"I was rather daunted by the cold and haughty look with which my new master, the lecturer, received me when I was presented to him. Mr. Y——, observing this, whispered to me at parting. 'Make yourself useful, and you will soon be agreeable to him. We must not expect to find friends ready made wherever we go in the world: we often have to make friends for ourselves with great pains and care.' It cost me both pains and care, I know, to make this lecturer my friend. He was what is called born a gentleman; and he began by treating me as a low-born upstart, who, being perfectly ignorant, wanted to pass for a self-taught genius. That I was low-born, I did not attempt to conceal; nor did I perceive that I had any reason to be ashamed of my birth, or of having raised myself by honest means to a station above that in which I was born. I was proud of this circumstance, and therefore it was no torment to me to hear the continual hints which my well-born master threw out upon this subject. I moreover never pretended to any knowledge which I had not; so that, by degrees, notwithstanding his prejudices, he began to feel that I had neither the presumption of an upstart, nor of a self-taught genius. I kept in mind the counsel given to me by Mr. Y——, to endeavour to make myself useful to my employer; but it was no easy matter to do this at first, because he had such a dread of my awkwardness that he would never let me touch any of his apparatus. I was always left to stand like a cipher beside him whilst he lectured; and I had regularly the mortification of hearing him conclude his lecture with, 'Now, gentlemen and ladies, I will not detain you any longer from what, I am sensible, is much better worth your attention than any thing I can offer—Mr. Jervas's puppet-show.'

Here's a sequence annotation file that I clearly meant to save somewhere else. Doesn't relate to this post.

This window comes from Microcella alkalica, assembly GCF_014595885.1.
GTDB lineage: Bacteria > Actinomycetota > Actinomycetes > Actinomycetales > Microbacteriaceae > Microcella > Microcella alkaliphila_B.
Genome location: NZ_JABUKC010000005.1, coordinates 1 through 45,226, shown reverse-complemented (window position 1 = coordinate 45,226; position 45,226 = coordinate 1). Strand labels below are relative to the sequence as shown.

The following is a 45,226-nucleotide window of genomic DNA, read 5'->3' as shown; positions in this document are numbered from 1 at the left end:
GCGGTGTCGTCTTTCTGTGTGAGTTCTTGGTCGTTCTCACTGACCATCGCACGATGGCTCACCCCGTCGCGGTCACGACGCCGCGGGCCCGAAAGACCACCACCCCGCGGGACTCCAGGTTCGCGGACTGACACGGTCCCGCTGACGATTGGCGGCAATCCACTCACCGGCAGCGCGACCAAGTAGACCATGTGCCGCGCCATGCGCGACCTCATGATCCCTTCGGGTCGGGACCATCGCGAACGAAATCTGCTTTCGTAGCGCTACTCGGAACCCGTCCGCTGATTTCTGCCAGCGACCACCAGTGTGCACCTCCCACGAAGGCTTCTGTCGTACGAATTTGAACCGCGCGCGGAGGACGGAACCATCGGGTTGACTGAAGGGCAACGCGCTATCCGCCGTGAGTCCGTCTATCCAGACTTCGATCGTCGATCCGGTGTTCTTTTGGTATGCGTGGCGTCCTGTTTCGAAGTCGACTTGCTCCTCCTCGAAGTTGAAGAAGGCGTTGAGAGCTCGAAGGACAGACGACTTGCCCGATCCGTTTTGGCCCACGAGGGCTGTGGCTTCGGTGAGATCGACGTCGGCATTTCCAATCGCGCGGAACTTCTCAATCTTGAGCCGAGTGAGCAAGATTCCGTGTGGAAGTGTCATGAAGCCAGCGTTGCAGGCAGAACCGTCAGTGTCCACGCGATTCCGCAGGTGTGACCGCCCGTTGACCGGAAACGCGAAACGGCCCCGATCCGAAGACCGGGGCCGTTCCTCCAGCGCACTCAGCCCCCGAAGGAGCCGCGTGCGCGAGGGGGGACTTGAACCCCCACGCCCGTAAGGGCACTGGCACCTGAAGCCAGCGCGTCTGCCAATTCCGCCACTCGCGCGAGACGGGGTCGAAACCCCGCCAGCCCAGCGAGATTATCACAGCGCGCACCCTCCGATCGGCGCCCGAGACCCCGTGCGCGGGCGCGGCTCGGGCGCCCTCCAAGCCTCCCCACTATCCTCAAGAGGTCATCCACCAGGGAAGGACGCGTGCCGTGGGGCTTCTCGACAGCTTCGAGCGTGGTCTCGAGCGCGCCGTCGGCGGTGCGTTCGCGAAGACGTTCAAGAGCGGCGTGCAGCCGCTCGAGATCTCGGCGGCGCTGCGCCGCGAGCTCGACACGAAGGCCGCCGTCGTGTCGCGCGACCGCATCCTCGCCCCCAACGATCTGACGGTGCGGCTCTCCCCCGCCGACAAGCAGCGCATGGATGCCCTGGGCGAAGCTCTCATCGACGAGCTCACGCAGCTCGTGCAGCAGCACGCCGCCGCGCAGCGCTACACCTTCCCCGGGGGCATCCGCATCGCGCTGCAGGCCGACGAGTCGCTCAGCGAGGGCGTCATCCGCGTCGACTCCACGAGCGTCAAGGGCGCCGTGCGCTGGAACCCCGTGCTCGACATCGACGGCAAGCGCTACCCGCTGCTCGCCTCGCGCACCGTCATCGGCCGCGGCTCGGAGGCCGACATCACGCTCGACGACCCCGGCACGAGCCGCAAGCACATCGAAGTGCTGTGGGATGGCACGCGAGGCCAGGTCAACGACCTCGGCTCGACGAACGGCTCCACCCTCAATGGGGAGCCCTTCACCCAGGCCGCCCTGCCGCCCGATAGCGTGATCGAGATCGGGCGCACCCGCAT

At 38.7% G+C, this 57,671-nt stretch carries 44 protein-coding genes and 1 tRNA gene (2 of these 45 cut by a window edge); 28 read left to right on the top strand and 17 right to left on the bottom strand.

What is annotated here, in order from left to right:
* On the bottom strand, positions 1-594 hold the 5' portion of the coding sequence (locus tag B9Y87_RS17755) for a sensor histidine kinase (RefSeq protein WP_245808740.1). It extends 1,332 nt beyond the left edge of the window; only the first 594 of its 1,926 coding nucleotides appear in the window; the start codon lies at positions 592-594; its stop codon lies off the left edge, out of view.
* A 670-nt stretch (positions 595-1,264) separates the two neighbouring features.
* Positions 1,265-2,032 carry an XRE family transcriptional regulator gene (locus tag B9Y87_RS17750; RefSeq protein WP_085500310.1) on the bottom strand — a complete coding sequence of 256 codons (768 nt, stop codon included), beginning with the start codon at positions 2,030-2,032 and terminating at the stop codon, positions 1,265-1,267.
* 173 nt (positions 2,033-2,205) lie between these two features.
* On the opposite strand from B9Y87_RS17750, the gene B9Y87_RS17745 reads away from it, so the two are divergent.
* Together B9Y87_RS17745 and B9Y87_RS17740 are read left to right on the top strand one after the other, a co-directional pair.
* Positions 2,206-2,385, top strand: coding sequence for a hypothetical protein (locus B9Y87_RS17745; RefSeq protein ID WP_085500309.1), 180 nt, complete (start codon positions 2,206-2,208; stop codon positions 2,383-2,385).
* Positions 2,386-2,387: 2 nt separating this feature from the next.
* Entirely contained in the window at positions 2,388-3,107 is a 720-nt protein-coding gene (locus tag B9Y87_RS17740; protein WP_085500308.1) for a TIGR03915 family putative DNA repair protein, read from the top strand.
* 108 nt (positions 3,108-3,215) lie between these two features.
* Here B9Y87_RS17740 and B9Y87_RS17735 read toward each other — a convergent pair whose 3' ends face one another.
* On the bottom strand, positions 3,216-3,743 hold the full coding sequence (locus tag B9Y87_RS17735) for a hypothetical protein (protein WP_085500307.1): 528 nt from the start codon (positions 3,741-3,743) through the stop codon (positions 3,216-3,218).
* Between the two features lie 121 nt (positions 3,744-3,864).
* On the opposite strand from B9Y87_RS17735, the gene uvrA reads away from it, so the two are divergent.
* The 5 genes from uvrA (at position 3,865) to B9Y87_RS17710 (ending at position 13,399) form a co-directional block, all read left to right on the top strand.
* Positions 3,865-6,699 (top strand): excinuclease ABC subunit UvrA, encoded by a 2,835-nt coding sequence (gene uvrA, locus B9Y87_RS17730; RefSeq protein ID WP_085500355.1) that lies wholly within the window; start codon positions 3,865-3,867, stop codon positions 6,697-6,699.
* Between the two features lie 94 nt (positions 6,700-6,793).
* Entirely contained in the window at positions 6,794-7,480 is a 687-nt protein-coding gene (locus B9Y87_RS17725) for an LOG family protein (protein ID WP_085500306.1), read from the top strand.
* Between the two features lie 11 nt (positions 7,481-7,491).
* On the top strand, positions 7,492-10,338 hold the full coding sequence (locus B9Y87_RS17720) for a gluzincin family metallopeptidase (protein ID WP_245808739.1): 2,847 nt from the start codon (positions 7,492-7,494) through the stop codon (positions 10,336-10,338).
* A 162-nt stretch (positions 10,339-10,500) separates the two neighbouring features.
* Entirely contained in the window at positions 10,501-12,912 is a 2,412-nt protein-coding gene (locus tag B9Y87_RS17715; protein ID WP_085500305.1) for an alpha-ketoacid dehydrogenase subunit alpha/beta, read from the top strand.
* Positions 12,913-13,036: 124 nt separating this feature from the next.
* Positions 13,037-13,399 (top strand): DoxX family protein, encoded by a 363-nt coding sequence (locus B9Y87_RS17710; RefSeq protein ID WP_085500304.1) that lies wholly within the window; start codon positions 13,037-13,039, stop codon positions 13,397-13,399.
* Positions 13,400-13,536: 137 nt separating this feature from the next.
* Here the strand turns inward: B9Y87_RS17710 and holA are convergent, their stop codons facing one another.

"It happened one day that he sent me with a shilling, as he thought, to pay a hostler for the feeding of his horse; as I rubbed the money between my finger and thumb, I perceived that the white surface came off, and the piece looked yellow: I recollected that my master had the day before been showing some experiments with quicksilver and gold, and that he had covered a guinea with quicksilver: so I immediately took the money back, and my master, for the first time in his life, thanked me very cordially; for this was in reality a guinea, and not a shilling. He was also surprised at my directly mentioning the experiment he had shown.